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Magnetic molecules

DoubleDecker_jpgDouble-decker Phthalocyanine molecule

Magnetic molecules form a link between the research fields spintronics and molecular electronics. They offer unique properties like metallic or semiconducting behavior, high magnetic moments, size-induced quantum effects (Kondo effect, Berry phase interference, quantum tunneling of magnetization, etc.) as well as manifold ways of functionalization leading to electric, magnetic, optical, and chemical sensitivities or selective reactions with their environment.

Magnetic molecules can be produced in large quantities with identical properties and may form structured arrangements on substrates due to self-organization. Our aim is to study and design electronic and magnetic interactions of magnetic molecules among each other and with the substrate/contacts. We perform electronic transport measurements through single magnetic molecules or extended chains or islands built from magnetic molecules.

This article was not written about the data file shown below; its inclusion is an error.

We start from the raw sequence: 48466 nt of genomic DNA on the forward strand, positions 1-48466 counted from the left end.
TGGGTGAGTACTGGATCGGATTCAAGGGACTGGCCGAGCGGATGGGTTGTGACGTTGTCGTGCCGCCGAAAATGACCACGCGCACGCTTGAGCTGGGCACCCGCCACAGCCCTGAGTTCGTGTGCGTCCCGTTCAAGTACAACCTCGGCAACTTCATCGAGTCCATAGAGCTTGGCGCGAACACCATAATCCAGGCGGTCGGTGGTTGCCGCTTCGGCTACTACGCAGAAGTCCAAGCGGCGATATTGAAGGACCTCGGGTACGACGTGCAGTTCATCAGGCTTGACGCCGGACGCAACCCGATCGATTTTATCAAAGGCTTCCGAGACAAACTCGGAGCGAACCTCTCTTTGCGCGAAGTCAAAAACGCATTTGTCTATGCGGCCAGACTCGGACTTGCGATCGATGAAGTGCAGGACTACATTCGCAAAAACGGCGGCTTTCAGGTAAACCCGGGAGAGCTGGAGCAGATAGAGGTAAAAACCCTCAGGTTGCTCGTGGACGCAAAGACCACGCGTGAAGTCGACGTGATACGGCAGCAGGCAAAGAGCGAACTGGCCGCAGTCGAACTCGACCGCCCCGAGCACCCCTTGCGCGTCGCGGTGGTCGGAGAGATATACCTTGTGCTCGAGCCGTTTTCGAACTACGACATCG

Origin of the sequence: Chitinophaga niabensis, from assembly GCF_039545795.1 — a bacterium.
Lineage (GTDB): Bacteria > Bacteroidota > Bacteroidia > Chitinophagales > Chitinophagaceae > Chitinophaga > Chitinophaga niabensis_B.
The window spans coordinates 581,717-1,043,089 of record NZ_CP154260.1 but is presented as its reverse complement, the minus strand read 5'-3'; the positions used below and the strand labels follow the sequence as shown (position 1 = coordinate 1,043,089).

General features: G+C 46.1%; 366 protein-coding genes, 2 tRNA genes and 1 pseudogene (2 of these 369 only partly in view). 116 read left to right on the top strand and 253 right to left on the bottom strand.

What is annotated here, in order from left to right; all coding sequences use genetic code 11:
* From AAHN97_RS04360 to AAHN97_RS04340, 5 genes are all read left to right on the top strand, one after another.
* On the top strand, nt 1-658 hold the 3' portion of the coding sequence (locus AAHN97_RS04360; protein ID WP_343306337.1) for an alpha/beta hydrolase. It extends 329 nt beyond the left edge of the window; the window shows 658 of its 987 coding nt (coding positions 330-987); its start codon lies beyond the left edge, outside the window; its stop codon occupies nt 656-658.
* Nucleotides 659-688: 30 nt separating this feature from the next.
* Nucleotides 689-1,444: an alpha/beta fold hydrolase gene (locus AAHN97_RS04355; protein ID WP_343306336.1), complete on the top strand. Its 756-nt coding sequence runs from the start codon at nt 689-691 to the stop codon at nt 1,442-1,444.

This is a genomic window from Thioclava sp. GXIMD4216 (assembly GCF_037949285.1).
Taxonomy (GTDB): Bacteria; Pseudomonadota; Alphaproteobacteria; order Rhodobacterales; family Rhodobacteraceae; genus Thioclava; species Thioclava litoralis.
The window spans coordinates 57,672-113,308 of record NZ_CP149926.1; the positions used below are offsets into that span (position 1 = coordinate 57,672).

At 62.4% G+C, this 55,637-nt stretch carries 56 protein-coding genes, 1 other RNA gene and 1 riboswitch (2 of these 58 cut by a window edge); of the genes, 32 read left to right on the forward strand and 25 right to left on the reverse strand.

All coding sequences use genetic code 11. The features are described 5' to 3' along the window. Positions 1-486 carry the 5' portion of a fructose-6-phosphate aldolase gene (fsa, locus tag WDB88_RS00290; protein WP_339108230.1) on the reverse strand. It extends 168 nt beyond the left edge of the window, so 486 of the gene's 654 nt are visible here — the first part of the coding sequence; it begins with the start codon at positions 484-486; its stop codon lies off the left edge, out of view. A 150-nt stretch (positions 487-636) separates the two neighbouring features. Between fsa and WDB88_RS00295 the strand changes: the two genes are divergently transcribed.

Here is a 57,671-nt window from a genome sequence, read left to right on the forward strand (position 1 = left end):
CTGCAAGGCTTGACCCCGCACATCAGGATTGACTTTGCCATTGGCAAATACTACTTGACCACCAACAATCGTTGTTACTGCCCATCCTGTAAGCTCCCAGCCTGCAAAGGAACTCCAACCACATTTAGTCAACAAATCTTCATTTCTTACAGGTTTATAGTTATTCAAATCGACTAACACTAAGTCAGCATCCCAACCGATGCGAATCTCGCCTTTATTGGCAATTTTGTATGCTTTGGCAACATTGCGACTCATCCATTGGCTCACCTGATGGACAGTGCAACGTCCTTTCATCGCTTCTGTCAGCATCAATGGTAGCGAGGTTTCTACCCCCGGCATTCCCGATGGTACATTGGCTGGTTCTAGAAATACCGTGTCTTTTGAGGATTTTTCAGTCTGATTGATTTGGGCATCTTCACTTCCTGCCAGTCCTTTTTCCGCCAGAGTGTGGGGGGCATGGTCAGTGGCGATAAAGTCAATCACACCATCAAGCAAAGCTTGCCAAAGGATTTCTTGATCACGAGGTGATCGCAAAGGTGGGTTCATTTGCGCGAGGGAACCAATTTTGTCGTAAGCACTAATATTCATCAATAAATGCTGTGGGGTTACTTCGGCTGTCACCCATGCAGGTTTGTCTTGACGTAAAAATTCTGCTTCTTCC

To probe the electronic and magnetic properties with ultrahigh spatial resolution we utilize low temperature spin polarized scanning tunneling microscopy (STM) and spectroscopy (STS) in the Nano-Spintronics-Cluster-Tool, the Joule-Thompson STM, and the LT-Nanoprobe system. Our molecule classes of choice are double-decker phthalocyanines with functionalized ligands, polyoxopalladates, and S-functionalized {Ni4II} complexes that are synthesized in collaboration with the group of Prof. Kögerler (RWTH Aachen)

Dr. Frank Matthes
Dr. Daniel E. Bürgler

Results

1. Accessing 4f-states in single-molecule spintronics
2. Deposition of NdPc2 on differently reactive surfaces


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